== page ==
“A 4 year study of Blue Cross Blue Shield of Maryland claims data and found that total paid claims for physician referral episodes to physical therapists were 2.2 times higher than the paid claims for direct access episodes. In addition, physician referral episodes were 65% longer in duration than direct access episodes and generated 67% more physical therapy claims and 60% more office visits. The HSR study looked at a far more extensive number of episodes than the previous study, and also controlled for illness severity and other factors that could have affected the patients’ outcomes.”1,2
60% more visits and cost is a large time frame and price to pay just for going to the Orthopedists!
The take home point of this info is not that going to the doctor is a bad thing, but waiting around for your pain- regardless if its back, elbow, neck, knee, hip, whatever- to subside magically instead of getting treatment will cost you in the long run; both in time and money. Have a trusted team of professionals to turn to immediately when you are in pain, and if you need the opinion of your doctor those professionals will gladly send you their way, but wasting time to get into the doctor or for the pain to go away is just that, a waste.
Good luck to everyone in their seasons!
1. Pendergast J, Kliethermes SA, Freburger JK, Duffy PA. A Comparison of Health Care Use for Physician-Referred and Self-Referred Episodes of Outpatient Physical Therapy. Health Serv Res. 2012;47(2):633–654. doi:10.1111/j.1475-6773.2011.01324.x.
2. Mitchell JM, de Lissovoy G. A Comparison of Resource Use and Cost in Direct Access Versus Physician Referral Episodes of Physical Therapy. Phys Ther. 1997;77(1):10–18.
This weeks post I am going to share a readers question and my response about weight training his younger athlete. If you have a question you would like answered feel free to shoot me an email.
What would you recommend for a 13 yr old 7th grader, honestly? I am not wanting him to do more than hi-rep, bodyweight exercises at most. He’s 5’9” (and growing), 110 lbs. throws pretty hard – has a nice arm, and I want to keep that intact. Staring the travel ball with a good, established organization in IL this year…what are your thoughts on throwing curve balls, if taught by a former pro pitcher, etc? (I am leery of that).
As I said in the webinar, if you can play organized sports, you can train (and its safer!). High rep stuff is fine, but that’s where we usually see injuries because of fatigue and poor form. Moderate weights would be a better option for him. Move well and then move higher weights.
Here is my take on youth curveballs; research wise if it’s being taught properly (mechanically efficient) there is not a huge chance of injury. That being said, there are a ton of bad coaches out there (not that his is bad–I have no idea), but being a former pro doesn’t automatically qualify you to be a “good” or well researched coach.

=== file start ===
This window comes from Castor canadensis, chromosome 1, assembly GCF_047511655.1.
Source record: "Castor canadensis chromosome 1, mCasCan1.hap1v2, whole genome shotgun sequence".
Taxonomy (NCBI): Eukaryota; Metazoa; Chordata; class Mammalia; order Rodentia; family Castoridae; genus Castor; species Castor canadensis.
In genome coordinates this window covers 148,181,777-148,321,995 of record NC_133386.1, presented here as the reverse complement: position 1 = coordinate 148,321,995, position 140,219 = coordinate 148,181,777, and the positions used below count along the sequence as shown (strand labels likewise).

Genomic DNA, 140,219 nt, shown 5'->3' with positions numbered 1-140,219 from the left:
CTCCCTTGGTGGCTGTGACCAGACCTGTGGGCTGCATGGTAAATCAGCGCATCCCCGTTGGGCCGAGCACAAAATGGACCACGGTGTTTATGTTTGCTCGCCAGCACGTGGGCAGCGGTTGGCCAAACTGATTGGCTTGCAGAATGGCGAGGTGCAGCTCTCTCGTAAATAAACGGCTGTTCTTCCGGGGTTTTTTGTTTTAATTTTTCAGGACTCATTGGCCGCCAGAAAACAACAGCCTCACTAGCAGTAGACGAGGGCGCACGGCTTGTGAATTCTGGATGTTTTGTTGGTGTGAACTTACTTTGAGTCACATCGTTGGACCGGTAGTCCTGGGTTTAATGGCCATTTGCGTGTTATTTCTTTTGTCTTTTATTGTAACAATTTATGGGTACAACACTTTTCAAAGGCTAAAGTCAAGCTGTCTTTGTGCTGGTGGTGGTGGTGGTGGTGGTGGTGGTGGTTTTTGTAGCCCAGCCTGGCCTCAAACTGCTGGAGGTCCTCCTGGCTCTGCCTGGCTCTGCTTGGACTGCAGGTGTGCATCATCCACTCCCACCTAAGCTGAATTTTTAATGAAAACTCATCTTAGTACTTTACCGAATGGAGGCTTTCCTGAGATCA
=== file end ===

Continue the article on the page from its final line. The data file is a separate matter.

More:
From what I have seen in the rehab and coaching world, poor progression of throwing (jumping up in intensity or mainly volume) too quickly leads to lots of issues. The kids who throw “too many curveballs” are usually the kids who cant compete with just a fastball. And as I have written about before, skipping on fall/winter baseball is a must.
At this point in my career, if my child was a pitcher in little league I would encourage fastball and change up location and speed, that alone will keep batters off balance. Once they start shooting through puberty (13-15 years), I would let them play with curveballs with a coach that is highly qualified. I grew up with a coach who said “never two curves in a row” for both practice and play. Great rules to help set-up hitters and stave away from overuse.
The image attached is a visual of when portions of the arm ossify. The medial epicondyle is the last to fully fuse and we should always proceed with caution.
On the other hand, Phil Rosengren does a great job at expressing why he thinks kids should be tough the curveball at a younger age. To be frank, I don’t disagree with any of his points. And to Phil’s credit, every athlete he has sent me has never had an elbow pathology.
Many people are racing for their kids to be on ESPN in the LLWS. I think they are racing the wrong race. I’ve had the opportunity to work with many kids whom have been on ESPN before the age of 13… some of what they are dealing with mentally are so unfathomable it’s disgusting. Not to mention some of the injuries I’ve seen especially from the “best” players on those teams.
Move Fast, Throw Hard, Live Well – Mound Height, Throwing Programs, Links Between Foot Function and Upper Extremity Surgery
This article was shared with me by one of our in house PTs whom treats a ton of throwing shoulders. The foot starts the chain reaction of throwing. Without effective transfer of force from the foot there are links to upper body dysfunction, and in this case, surgical repair.
Picking out quality shoes and cleats can have a dramatic impact on ones movement and performance, make sure to get fitted by a qualified professional whom understands how your foot functions.
As we head towards the pre-season, pitchers often rush themselves back to the mound in hopes to catch up to their more conditioned counterparts. Unfortunately, poor preparation and progression leave their shoulders and elbows in pain. This article gives good info on how the stress of throwing on a mound is higher than flat ground throwing. When returning to the mound, progressing methodically with a throwing program is a necessity if you want long-term health and performance.
Move Fast, Throw Hard, Live Well – Tommy John Surgery, Lactic Acid, and the Physiological Response to Pitching
Mike Reinold, former Physical Therapist for the Boston Red Sox does an outstanding job at laying down realistic expectations in regards to ulnar collateral ligament (UCL) reconstruction. This is a must read for all pitchers!